What is Sleep Hygiene?
Sleep is a universal human need that some people may struggle to get enough of, but what is considered enough? Well, that depends on a lot of things, your age for one. Some people can get away with less sleep and still appear to function – but that’s not exactly healthy. The average adult needs 7 to 9 hours of sleep per night (Watson et al., 2015), getting uninterrupted, peaceful sleep on a regular basis.
Sleep issues may arise for a variety of reasons, such as stress, anxiety, depression, or a poor sleep environment, and even certain lifestyle factors can make it difficult to fall and stay asleep: shift work, drinking caffeine into the afternoon and evening, nicotine usage, and alcohol consumption, to name a few (Irish et al., 2016).
It is important to look at these factors to see how they may be impacting your sleep. Sleep hygiene, or behavioural and environmental factors that promote healthy sleep on a regular basis, may help or hinder sleep duration and quality. These habits may involve creating a bedtime routine to help your mind and body get in the mindset of getting ready to sleep (Irish et al., 2016). What works for one person may not work for another, so it is about finding what works for you. These are tips to help with your sleep hygiene:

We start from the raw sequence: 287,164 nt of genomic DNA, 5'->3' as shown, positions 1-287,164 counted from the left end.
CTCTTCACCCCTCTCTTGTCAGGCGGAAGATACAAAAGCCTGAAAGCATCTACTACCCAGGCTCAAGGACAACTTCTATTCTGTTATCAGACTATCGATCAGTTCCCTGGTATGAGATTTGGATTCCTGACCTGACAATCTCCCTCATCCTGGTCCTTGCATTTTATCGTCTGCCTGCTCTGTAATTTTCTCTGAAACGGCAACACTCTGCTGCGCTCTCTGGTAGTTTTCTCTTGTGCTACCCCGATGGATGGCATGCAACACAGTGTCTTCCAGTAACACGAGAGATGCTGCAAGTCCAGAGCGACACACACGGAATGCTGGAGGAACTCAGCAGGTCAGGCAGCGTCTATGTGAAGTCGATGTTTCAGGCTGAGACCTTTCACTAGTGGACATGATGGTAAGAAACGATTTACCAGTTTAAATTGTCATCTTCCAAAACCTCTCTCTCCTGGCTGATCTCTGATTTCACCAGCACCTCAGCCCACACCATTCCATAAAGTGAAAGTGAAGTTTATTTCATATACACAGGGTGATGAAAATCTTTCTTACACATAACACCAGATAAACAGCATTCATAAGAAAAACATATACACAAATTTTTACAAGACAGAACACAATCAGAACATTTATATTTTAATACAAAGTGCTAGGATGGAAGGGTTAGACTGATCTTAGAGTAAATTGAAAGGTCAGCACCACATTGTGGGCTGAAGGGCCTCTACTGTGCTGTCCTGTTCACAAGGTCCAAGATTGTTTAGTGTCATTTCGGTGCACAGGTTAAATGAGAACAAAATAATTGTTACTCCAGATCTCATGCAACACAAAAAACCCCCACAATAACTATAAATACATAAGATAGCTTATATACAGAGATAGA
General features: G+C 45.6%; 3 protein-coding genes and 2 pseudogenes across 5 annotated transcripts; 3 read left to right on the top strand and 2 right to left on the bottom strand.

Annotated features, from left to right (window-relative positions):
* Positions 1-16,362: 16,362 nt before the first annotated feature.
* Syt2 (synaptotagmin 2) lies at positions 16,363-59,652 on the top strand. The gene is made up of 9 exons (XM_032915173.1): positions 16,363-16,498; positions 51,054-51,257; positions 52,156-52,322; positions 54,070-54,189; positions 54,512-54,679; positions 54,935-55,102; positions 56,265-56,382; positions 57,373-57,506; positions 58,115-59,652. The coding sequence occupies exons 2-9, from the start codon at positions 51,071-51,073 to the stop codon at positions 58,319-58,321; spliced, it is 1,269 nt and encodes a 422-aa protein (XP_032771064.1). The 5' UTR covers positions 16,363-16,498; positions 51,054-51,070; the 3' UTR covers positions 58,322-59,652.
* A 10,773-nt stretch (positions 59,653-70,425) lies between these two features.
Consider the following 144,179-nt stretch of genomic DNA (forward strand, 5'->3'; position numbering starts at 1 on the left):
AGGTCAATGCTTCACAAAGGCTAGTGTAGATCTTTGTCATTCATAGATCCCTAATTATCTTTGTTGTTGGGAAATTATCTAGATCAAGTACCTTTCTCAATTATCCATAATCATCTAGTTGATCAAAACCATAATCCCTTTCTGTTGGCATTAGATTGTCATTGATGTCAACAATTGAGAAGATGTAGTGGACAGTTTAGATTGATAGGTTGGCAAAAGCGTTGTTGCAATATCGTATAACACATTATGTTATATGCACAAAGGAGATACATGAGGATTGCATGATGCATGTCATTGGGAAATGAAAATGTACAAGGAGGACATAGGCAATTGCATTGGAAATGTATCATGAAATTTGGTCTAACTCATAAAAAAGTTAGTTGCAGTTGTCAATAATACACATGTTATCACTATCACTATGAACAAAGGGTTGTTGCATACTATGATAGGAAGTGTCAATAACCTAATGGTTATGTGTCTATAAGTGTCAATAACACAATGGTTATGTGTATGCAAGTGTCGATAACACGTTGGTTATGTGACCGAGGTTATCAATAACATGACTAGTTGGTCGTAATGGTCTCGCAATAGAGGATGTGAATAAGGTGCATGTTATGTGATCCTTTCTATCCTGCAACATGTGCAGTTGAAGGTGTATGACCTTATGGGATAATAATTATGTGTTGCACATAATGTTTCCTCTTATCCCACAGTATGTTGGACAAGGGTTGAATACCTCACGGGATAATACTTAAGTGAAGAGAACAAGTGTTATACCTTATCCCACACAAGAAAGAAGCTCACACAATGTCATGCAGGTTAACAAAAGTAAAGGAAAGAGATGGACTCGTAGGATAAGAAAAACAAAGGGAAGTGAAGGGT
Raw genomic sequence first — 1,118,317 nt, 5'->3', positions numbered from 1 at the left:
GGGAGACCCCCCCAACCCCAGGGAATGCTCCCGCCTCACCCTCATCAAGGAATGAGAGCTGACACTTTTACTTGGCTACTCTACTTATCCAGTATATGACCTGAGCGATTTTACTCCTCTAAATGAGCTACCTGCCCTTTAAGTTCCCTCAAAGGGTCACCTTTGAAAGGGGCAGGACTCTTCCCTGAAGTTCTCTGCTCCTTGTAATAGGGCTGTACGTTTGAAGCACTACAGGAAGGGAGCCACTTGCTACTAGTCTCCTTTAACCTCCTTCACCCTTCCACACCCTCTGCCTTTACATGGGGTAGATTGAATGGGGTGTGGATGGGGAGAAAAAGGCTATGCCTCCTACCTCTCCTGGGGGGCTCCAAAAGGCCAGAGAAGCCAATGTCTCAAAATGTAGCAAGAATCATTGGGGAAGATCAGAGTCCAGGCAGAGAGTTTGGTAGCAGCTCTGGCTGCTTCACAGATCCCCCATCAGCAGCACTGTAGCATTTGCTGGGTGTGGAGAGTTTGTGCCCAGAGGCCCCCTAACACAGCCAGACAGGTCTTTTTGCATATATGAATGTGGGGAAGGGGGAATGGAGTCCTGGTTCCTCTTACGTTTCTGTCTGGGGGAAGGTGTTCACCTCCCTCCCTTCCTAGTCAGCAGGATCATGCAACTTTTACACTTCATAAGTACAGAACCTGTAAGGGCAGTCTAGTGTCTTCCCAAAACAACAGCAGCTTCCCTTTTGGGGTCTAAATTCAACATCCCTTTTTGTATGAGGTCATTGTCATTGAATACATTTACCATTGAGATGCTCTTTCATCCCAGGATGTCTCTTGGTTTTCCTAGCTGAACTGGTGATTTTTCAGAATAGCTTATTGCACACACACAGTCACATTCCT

Create and maintain a relaxing bedtime routine.
Avoid consuming caffeine in the afternoons and evenings.
Make your bedroom a quiet, calming place for you to promote sleep and relaxation, and set it to a cool and comfortable temperature.
Limit the use of electronics at least 30 minutes before bed.
If you can’t fall asleep for 20 minutes, get out of bed and do something else to help get you sleepy. Stay away from electronics!
Try to go to sleep at a time where you will get at least 7 hours of sleep per night.
Talking to a counsellor may also help if you are experiencing sleep issues or just want to explore more about your own sleep hygiene. We can look at the thoughts and behaviours that may be affecting your sleep, as well as other factors affecting your mental health and well-being (Hershner & Shaikh, 2021).
Interested in looking more closely at your sleep hygiene or problems around your sleep? Book a consultation or counselling session with me here.
Hershner, S., & Shaikh, I. (2021, April 2). Healthy sleep habits. Sleep Education, American Academy of Sleep Medicine. https://sleepeducation.org/healthy-sleep/healthy-sleep-habits/
Irish, L. A., Kline, C. E., Gunn, H. E., Buysse, D. J., & Hall, M. H. (2015). The role of sleep hygiene in promoting public health: A review of empirical evidence. Sleep Medicine Reviews, 22, 23–36. https://doi.org/10.1016/j.smrv.2014.10.001
Watson, N. F., Badr, M. S., Belenky, G., Bliwise, D. L., Buxton, O. M., Buysse, D., Dinges, D. F., Gangwisch, J., Grandner, M. A., Kushida, C., Malhotra, R. K., Martin, J. L., Patel, S. R., Quan, S. F., & Tasali, E. (2015). Recommended amount of sleep for a healthy adult: A joint consensus statement of the American academy of sleep medicine and sleep research society. Sleep, 38(6), 843–844. https://doi.org/10.5665/sleep.4716